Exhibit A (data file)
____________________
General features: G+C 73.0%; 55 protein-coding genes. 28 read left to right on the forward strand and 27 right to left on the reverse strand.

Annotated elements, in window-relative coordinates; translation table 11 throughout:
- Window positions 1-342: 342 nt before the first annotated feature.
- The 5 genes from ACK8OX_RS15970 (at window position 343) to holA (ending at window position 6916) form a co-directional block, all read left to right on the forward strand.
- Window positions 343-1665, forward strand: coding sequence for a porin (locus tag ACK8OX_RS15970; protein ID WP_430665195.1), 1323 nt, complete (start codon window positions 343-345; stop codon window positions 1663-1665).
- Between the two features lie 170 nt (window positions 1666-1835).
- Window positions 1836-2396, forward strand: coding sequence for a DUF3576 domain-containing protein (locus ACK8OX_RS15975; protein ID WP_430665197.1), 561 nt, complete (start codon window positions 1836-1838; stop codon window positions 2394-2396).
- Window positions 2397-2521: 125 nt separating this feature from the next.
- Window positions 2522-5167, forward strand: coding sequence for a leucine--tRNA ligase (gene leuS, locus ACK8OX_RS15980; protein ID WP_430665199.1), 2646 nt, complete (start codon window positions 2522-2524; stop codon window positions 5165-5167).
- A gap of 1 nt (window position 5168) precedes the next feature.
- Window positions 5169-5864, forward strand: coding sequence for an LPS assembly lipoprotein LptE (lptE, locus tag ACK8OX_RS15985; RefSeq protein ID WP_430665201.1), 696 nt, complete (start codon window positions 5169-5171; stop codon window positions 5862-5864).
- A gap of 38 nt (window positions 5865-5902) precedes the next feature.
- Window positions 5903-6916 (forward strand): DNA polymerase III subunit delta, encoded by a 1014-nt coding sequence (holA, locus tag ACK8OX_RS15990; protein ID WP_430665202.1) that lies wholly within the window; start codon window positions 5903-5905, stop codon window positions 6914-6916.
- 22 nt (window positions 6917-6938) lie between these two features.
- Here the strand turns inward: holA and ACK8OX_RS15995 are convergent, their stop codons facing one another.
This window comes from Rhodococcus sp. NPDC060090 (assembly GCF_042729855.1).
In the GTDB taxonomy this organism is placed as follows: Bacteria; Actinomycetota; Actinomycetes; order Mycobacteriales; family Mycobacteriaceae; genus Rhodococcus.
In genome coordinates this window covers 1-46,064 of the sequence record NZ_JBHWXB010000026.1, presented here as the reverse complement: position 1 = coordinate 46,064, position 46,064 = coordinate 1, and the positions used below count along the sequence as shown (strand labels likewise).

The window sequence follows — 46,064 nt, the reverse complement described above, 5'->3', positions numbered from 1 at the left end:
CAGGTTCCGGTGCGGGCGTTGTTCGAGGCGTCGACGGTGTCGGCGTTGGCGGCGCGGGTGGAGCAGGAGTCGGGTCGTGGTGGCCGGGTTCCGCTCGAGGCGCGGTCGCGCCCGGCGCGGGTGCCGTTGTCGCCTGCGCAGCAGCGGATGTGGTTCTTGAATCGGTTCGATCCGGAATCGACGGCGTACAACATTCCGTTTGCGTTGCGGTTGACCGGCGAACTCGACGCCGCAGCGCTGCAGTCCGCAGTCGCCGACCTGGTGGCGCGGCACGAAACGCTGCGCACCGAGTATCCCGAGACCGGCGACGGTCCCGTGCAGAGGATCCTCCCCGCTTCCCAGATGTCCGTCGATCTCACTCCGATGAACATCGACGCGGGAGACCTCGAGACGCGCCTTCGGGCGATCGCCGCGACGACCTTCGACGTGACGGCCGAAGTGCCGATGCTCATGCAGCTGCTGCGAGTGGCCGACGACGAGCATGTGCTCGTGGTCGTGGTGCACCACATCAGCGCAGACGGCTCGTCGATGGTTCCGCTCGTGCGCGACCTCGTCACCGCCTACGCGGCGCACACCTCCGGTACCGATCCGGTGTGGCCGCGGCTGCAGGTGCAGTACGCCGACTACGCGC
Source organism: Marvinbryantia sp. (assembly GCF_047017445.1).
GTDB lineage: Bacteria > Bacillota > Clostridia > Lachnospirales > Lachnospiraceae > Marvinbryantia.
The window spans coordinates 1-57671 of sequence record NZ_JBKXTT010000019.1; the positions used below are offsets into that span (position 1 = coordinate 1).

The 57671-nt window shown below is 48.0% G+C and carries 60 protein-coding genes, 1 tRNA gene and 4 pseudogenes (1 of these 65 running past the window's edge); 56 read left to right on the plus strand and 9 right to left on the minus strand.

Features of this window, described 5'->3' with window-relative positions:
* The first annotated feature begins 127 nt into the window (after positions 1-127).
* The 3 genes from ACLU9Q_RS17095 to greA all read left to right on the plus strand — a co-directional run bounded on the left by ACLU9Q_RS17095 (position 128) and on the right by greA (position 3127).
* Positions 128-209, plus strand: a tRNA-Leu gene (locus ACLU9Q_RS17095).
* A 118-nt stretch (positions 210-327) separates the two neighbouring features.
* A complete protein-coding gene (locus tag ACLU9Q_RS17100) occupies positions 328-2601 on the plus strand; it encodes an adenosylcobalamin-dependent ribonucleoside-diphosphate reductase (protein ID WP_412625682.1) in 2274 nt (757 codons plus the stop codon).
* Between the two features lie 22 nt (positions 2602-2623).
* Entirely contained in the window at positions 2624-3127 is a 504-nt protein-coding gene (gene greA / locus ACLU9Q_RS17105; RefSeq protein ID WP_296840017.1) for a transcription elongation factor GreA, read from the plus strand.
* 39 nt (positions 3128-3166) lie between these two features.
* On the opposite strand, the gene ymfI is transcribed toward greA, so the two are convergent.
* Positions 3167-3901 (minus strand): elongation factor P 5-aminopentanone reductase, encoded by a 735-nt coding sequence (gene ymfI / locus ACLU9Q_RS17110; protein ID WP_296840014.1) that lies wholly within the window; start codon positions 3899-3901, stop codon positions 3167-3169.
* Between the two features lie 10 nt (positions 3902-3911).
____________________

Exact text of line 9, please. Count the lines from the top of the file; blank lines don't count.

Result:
- Window positions 2522-5167, forward strand: coding sequence for a leucine--tRNA ligase (gene leuS, locus ACK8OX_RS15980; protein ID WP_430665199.1), 2646 nt, complete (start codon window positions 2522-2524; stop codon window positions 5165-5167).